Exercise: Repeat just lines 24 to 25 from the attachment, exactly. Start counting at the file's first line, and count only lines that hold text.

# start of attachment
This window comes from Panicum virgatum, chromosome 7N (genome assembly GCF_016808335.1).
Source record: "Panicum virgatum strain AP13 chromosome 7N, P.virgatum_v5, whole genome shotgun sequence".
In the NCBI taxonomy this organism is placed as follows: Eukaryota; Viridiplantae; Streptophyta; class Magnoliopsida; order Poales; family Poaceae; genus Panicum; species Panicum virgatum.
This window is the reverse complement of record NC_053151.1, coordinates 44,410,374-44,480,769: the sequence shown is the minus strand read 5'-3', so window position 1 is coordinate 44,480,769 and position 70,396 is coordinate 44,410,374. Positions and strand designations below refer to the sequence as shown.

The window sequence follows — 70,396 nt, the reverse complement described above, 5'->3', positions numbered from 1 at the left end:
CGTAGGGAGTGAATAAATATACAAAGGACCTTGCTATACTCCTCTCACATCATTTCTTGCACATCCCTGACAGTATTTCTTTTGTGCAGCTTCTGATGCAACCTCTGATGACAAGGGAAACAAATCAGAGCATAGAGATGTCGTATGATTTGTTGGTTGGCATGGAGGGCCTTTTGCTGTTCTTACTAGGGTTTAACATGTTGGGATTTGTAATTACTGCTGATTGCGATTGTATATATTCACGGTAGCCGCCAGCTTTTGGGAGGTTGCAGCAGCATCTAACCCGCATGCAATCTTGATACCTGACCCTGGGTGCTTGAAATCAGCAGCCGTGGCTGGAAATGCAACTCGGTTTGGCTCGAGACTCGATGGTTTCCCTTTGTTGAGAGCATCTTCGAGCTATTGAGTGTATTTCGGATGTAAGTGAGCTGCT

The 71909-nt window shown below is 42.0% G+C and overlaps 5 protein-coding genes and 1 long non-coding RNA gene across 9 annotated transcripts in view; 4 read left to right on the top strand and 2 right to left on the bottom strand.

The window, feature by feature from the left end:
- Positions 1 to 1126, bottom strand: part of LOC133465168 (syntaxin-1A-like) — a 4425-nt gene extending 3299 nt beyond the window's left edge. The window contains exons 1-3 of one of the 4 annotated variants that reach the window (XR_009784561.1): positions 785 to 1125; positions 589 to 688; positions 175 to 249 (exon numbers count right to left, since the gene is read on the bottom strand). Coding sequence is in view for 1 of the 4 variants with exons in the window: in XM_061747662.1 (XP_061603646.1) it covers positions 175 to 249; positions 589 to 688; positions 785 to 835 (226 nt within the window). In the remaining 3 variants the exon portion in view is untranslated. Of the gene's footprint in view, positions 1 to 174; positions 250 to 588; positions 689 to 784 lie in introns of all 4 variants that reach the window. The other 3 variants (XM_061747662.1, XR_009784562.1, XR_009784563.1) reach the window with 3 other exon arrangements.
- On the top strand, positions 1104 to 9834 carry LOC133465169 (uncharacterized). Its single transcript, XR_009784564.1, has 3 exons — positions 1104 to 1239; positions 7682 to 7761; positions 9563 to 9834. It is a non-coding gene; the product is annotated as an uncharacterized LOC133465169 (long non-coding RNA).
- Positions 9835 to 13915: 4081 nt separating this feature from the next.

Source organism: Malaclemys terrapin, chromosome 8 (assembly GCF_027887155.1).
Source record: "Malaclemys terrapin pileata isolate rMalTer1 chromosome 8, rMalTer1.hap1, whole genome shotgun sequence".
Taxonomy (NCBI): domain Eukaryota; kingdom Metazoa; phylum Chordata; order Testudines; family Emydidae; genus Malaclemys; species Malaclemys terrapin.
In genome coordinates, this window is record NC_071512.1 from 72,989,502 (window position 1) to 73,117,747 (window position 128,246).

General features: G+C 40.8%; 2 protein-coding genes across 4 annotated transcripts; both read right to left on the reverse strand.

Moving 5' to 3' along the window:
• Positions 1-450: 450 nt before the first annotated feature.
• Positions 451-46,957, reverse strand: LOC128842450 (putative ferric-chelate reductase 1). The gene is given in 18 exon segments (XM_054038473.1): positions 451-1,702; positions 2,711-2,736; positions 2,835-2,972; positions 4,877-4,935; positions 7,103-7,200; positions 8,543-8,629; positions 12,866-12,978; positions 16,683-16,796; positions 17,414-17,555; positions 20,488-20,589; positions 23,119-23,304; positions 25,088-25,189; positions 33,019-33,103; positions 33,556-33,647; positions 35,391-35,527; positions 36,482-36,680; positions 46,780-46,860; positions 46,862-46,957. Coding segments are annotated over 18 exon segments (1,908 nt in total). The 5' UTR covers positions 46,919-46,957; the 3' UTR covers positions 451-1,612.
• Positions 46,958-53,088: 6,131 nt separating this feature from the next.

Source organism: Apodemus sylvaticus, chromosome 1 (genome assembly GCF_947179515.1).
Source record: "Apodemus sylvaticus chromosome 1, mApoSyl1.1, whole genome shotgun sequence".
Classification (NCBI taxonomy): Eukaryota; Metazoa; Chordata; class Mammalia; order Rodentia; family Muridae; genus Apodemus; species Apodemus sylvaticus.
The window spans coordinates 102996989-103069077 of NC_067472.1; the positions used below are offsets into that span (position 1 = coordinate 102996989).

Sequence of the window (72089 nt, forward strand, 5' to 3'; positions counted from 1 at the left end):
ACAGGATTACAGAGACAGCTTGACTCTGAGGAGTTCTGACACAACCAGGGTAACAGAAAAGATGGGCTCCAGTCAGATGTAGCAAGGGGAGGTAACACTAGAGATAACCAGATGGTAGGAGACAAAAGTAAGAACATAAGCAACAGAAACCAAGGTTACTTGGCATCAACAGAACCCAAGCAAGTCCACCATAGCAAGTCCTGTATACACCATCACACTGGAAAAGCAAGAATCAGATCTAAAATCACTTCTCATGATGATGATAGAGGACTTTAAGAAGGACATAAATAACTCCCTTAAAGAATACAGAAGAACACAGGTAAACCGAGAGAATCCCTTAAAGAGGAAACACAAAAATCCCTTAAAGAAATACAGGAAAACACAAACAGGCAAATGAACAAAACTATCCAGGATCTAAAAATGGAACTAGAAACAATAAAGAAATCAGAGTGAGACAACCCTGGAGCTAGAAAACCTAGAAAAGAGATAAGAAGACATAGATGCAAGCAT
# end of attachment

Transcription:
The window spans coordinates 102996989-103069077 of NC_067472.1; the positions used below are offsets into that span (position 1 = coordinate 102996989).

Sequence of the window (72089 nt, forward strand, 5' to 3'; positions counted from 1 at the left end):